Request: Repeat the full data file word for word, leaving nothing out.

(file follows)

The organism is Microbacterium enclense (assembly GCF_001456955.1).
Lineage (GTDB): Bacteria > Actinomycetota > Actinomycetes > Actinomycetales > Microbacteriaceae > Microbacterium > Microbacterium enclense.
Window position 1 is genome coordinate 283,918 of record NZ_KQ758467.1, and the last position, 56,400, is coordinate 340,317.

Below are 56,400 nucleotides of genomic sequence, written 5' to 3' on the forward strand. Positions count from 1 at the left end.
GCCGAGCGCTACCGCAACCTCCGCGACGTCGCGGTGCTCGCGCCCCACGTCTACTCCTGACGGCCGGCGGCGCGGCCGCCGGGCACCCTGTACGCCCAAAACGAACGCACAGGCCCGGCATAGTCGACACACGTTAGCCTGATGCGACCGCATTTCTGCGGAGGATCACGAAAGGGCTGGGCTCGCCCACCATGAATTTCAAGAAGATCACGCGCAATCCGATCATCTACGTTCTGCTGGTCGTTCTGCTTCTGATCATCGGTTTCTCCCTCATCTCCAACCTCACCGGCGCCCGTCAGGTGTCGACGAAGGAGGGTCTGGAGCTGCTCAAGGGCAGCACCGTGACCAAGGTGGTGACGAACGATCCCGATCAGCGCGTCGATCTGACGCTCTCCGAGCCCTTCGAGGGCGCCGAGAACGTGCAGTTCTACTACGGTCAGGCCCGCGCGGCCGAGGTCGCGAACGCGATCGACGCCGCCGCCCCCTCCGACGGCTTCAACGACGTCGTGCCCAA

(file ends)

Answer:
The organism is Microbacterium enclense (assembly GCF_001456955.1).
Lineage (GTDB): Bacteria > Actinomycetota > Actinomycetes > Actinomycetales > Microbacteriaceae > Microbacterium > Microbacterium enclense.
Window position 1 is genome coordinate 283,918 of record NZ_KQ758467.1, and the last position, 56,400, is coordinate 340,317.

Below are 56,400 nucleotides of genomic sequence, written 5' to 3' on the forward strand. Positions count from 1 at the left end.
GCCGAGCGCTACCGCAACCTCCGCGACGTCGCGGTGCTCGCGCCCCACGTCTACTCCTGACGGCCGGCGGCGCGGCCGCCGGGCACCCTGTACGCCCAAAACGAACGCACAGGCCCGGCATAGTCGACACACGTTAGCCTGATGCGACCGCATTTCTGCGGAGGATCACGAAAGGGCTGGGCTCGCCCACCATGAATTTCAAGAAGATCACGCGCAATCCGATCATCTACGTTCTGCTGGTCGTTCTGCTTCTGATCATCGGTTTCTCCCTCATCTCCAACCTCACCGGCGCCCGTCAGGTGTCGACGAAGGAGGGTCTGGAGCTGCTCAAGGGCAGCACCGTGACCAAGGTGGTGACGAACGATCCCGATCAGCGCGTCGATCTGACGCTCTCCGAGCCCTTCGAGGGCGCCGAGAACGTGCAGTTCTACTACGGTCAGGCCCGCGCGGCCGAGGTCGCGAACGCGATCGACGCCGCCGCCCCCTCCGACGGCTTCAACGACGTCGTGCCCAA